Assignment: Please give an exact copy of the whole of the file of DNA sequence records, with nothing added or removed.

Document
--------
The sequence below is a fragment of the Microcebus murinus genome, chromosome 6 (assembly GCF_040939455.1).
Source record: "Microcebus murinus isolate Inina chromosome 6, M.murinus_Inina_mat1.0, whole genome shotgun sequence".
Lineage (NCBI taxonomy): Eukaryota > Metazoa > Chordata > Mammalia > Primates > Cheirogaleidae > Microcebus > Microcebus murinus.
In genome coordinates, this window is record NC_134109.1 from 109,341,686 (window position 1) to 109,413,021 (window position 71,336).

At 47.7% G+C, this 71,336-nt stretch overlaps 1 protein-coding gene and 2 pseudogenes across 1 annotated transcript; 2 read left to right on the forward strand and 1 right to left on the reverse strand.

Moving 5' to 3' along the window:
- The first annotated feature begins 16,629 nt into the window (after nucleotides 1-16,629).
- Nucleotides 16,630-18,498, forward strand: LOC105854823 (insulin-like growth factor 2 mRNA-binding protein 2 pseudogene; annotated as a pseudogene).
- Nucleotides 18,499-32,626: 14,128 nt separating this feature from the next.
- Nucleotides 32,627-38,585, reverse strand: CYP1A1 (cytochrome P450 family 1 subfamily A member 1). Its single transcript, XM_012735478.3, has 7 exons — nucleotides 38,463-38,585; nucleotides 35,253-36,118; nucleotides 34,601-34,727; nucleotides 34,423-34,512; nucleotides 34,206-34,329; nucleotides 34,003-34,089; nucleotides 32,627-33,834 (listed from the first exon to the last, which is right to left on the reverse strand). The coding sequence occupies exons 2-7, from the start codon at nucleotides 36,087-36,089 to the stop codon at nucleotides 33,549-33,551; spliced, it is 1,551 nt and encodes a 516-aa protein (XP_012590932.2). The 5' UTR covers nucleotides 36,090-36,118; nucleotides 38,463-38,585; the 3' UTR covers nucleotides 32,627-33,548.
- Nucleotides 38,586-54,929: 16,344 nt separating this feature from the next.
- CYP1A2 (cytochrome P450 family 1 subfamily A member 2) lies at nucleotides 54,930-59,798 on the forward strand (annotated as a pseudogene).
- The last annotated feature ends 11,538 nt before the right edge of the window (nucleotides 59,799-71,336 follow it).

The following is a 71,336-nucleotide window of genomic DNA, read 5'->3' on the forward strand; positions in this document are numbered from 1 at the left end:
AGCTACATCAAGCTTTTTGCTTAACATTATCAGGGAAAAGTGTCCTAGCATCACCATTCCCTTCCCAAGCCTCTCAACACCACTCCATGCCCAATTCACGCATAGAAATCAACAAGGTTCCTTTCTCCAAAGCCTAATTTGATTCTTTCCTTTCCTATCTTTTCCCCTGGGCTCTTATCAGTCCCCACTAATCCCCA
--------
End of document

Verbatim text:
The sequence below is a fragment of the Microcebus murinus genome, chromosome 6 (assembly GCF_040939455.1).
Source record: "Microcebus murinus isolate Inina chromosome 6, M.murinus_Inina_mat1.0, whole genome shotgun sequence".
Lineage (NCBI taxonomy): Eukaryota > Metazoa > Chordata > Mammalia > Primates > Cheirogaleidae > Microcebus > Microcebus murinus.
In genome coordinates, this window is record NC_134109.1 from 109,341,686 (window position 1) to 109,413,021 (window position 71,336).

At 47.7% G+C, this 71,336-nt stretch overlaps 1 protein-coding gene and 2 pseudogenes across 1 annotated transcript; 2 read left to right on the forward strand and 1 right to left on the reverse strand.

Moving 5' to 3' along the window:
- The first annotated feature begins 16,629 nt into the window (after nucleotides 1-16,629).
- Nucleotides 16,630-18,498, forward strand: LOC105854823 (insulin-like growth factor 2 mRNA-binding protein 2 pseudogene; annotated as a pseudogene).
- Nucleotides 18,499-32,626: 14,128 nt separating this feature from the next.
- Nucleotides 32,627-38,585, reverse strand: CYP1A1 (cytochrome P450 family 1 subfamily A member 1). Its single transcript, XM_012735478.3, has 7 exons — nucleotides 38,463-38,585; nucleotides 35,253-36,118; nucleotides 34,601-34,727; nucleotides 34,423-34,512; nucleotides 34,206-34,329; nucleotides 34,003-34,089; nucleotides 32,627-33,834 (listed from the first exon to the last, which is right to left on the reverse strand). The coding sequence occupies exons 2-7, from the start codon at nucleotides 36,087-36,089 to the stop codon at nucleotides 33,549-33,551; spliced, it is 1,551 nt and encodes a 516-aa protein (XP_012590932.2). The 5' UTR covers nucleotides 36,090-36,118; nucleotides 38,463-38,585; the 3' UTR covers nucleotides 32,627-33,548.
- Nucleotides 38,586-54,929: 16,344 nt separating this feature from the next.
- CYP1A2 (cytochrome P450 family 1 subfamily A member 2) lies at nucleotides 54,930-59,798 on the forward strand (annotated as a pseudogene).
- The last annotated feature ends 11,538 nt before the right edge of the window (nucleotides 59,799-71,336 follow it).

The following is a 71,336-nucleotide window of genomic DNA, read 5'->3' on the forward strand; positions in this document are numbered from 1 at the left end:
AGCTACATCAAGCTTTTTGCTTAACATTATCAGGGAAAAGTGTCCTAGCATCACCATTCCCTTCCCAAGCCTCTCAACACCACTCCATGCCCAATTCACGCATAGAAATCAACAAGGTTCCTTTCTCCAAAGCCTAATTTGATTCTTTCCTTTCCTATCTTTTCCCCTGGGCTCTTATCAGTCCCCACTAATCCCCA